The U.S. Department of Agriculture expects farmers will harvest more than 14 billion bushels of corn this fall for the first time. That may be good news for consumers, driving down one factor in meat costs. But it's tough times for grain farmers: The falling prices that follow fat supplies and record crops are being met with higher seed prices (from suppliers like DuPont) and continued high fuel and other operating costs, driving down grower operating profits from $5.04 a bushel in 2011 to just 3 cents this year, reports Ryan M. Connors, water and ag analyst for Janney Capital Markets in Philadelphia, citing USDA data.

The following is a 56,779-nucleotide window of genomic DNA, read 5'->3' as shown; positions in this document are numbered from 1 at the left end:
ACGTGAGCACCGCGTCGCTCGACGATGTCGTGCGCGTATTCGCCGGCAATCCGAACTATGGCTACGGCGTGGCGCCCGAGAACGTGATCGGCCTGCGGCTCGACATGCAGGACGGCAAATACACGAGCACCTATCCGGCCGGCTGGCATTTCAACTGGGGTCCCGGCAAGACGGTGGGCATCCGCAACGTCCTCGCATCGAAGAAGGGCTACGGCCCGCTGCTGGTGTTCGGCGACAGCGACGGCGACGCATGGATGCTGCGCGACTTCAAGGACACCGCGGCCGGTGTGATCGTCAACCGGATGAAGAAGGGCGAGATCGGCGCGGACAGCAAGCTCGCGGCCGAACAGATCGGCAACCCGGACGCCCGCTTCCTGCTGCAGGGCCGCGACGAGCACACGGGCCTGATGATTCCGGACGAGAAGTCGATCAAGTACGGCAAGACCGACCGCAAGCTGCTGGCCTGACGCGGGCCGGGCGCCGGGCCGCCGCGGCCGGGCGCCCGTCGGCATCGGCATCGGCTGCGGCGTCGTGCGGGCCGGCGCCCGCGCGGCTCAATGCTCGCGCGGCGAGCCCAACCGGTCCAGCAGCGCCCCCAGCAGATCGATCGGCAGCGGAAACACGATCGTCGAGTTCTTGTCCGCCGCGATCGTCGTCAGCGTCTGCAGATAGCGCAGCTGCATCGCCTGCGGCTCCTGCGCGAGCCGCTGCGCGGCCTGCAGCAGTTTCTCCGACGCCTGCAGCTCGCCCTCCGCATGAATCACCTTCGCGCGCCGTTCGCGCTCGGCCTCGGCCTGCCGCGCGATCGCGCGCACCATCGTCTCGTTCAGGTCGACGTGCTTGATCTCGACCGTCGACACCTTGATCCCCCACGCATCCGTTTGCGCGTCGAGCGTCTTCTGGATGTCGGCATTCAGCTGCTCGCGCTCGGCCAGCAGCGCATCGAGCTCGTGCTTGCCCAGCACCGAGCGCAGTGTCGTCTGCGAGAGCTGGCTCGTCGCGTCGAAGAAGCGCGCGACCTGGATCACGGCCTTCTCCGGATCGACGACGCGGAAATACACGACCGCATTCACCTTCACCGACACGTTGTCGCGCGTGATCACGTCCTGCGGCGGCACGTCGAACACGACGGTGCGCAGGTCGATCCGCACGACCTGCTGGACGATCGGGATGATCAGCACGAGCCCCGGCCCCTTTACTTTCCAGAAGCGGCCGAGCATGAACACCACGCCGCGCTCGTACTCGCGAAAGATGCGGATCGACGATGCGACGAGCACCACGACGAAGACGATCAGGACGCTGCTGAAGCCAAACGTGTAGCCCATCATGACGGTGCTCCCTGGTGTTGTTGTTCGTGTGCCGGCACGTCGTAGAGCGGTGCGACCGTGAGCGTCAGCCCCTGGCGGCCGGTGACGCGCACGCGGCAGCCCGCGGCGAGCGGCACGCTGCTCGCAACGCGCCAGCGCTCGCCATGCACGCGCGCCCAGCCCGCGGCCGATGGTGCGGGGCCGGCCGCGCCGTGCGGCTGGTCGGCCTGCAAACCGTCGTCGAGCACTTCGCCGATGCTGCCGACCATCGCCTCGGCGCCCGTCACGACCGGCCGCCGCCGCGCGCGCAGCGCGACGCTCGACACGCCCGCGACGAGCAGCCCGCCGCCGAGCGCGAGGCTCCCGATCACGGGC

"Severe pressure on farm profitability" will likely continue into 2015, depressing farm machinery and irrigation sales and making it tougher to finance farm purchases at today's increased property prices, he adds. On the other hand, reduced demand will likely moderate fertilizer prices.
And while the nation's many corn farmers feel the squeeze, "dairy and livestock are faring nicely" with lower feed costs, Connors adds. Existing farms will manage, but the collapse in operating margins, which were relatively fat for most of the late 1990s into last year, will likely slow U.S. farm expansion and investment in the near future, the analyst concludes.